"Why Work?" by Dorothy Sayers
Excerpts from Dorothy Sayers' Why Work?
[Work] should be looked upon, not as a necessary drudgery to be undergone for the purpose of making money, but as a way of life in which the nature of man should find its proper exercise and delight and so fulfill itself to the glory of God...man, made in God’s image, should make things, as God makes them, for the sake of doing well a thing that is well worth doing.
We should ask of an enterprise, not “will it pay?” but “is it good?”; of a man, not “what does he make?” but “what is his work worth?”; of goods, not “Can we induce people to buy them?” but “are they useful things well made?”; of employment, not “how much a week?” but “will it exercise my faculties to the utmost?”
Work is not, primarily, a thing one does to live, but the thing one lives to do. It is, or it should be, the full expression of the worker’s faculties, the thing in which he finds spiritual, mental and bodily satisfaction, and the medium in which he offers himself to God.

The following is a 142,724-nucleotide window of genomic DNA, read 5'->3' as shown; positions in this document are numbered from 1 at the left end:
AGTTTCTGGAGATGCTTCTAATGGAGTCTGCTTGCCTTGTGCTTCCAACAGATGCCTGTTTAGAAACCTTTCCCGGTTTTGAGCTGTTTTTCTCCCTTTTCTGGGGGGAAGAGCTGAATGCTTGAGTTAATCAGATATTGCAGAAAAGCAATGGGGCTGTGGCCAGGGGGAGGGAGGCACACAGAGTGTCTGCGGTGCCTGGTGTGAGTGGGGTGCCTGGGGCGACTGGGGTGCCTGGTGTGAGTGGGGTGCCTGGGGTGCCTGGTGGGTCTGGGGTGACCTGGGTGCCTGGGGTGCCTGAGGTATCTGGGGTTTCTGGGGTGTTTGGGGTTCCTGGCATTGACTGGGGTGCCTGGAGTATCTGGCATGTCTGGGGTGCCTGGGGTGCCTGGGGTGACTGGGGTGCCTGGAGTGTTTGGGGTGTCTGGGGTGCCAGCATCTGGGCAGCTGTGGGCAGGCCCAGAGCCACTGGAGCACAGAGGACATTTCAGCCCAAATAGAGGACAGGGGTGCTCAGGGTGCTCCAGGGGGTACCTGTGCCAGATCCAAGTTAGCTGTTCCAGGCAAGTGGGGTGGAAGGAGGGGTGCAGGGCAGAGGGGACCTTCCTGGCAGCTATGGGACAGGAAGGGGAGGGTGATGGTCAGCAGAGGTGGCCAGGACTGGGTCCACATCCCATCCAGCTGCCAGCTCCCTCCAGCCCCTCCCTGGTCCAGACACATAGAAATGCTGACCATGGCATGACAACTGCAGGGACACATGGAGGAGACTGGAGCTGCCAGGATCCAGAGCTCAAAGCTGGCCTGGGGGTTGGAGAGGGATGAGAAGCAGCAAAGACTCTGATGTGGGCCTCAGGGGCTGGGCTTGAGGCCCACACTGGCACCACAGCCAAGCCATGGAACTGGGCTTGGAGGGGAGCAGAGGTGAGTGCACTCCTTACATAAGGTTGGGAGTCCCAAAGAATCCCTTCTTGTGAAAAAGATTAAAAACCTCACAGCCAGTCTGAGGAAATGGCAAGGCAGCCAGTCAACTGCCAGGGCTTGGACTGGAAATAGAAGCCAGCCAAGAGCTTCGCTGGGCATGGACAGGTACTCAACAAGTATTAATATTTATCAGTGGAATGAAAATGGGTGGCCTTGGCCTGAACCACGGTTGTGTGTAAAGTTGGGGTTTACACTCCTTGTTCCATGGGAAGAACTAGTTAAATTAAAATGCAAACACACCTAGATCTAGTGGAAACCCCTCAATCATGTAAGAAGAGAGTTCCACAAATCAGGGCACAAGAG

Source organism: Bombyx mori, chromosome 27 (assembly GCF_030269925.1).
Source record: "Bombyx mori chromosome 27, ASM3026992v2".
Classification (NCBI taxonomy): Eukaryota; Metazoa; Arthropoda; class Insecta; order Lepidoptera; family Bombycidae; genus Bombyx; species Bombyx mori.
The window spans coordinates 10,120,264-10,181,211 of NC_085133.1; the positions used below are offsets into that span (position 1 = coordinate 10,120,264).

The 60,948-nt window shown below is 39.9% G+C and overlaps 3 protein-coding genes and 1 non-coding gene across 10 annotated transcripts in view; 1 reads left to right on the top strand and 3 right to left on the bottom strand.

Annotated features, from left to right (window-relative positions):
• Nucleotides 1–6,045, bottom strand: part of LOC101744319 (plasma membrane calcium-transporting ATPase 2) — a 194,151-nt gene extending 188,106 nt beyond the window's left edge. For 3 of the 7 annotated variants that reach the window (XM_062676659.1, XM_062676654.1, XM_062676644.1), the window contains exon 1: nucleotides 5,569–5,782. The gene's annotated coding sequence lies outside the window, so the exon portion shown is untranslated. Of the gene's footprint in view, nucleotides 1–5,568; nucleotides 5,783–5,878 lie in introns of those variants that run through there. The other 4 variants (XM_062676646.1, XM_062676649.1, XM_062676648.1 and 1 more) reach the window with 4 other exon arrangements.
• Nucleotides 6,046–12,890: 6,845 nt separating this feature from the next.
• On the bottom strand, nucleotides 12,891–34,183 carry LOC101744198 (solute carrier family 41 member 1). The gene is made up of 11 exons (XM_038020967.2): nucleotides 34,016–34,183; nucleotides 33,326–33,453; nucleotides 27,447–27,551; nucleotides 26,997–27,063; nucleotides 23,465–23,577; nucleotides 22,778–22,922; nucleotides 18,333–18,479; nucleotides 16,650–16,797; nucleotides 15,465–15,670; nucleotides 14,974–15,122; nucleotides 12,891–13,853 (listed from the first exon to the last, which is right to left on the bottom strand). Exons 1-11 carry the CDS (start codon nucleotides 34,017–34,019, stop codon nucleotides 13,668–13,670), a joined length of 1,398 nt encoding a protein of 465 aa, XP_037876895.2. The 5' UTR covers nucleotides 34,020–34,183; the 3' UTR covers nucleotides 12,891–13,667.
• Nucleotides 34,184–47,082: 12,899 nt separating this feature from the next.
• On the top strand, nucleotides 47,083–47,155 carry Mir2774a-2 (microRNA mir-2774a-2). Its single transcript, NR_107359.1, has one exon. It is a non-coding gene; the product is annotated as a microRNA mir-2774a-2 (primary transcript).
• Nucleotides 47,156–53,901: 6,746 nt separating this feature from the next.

We should no longer think of work as something that we hastened to get through in order to enjoy our leisure; we should look on our leisure as the period of changed rhythm that refreshed us for the delightful purpose of getting on with our work.
In nothing has the Church so lost Her hold on reality as in Her failure to understand and respect the secular vocation...How can any one remain interested in a religion which seems to have no concern with nine-tenths of his life? The Church’s approach to an intelligent carpenter is usually confined to exhorting him not to be drunk and disorderly in his leisure hours, and to come to church on Sundays. What the Church should be telling him is this: that the very first demand that his religion makes upon him is that he should make good tables. Church by all means, and decent forms of amusement, certainly – but what use is all that if in the very center of his life and occupation he is insulting God with bad carpentry? No crooked table legs or ill-fitting drawers ever, I dare swear, came out of the carpenter’s shop at Nazareth. Nor, if they did, could anyone believe that they were made by the same hand that made Heaven and earth.
Finally, a quote on work within Creed or Chaos, referring to a Catholic groups ideas for an ideal society: "It contained a number of clauses dealing with work and employment—minimum wages, hours of labour, treatment of employees, housing and so on—all very proper and Christian. But it offered no machinery whatever for ensuring that the work itself should be properly done. In its lack of a sacramental attitude to work, that is, it was as empty as a set of trade union regulations. We may remember that a mediaeval guild did insist, not only on the employer's duty to his workmen, but also on the labourer's duty to his work."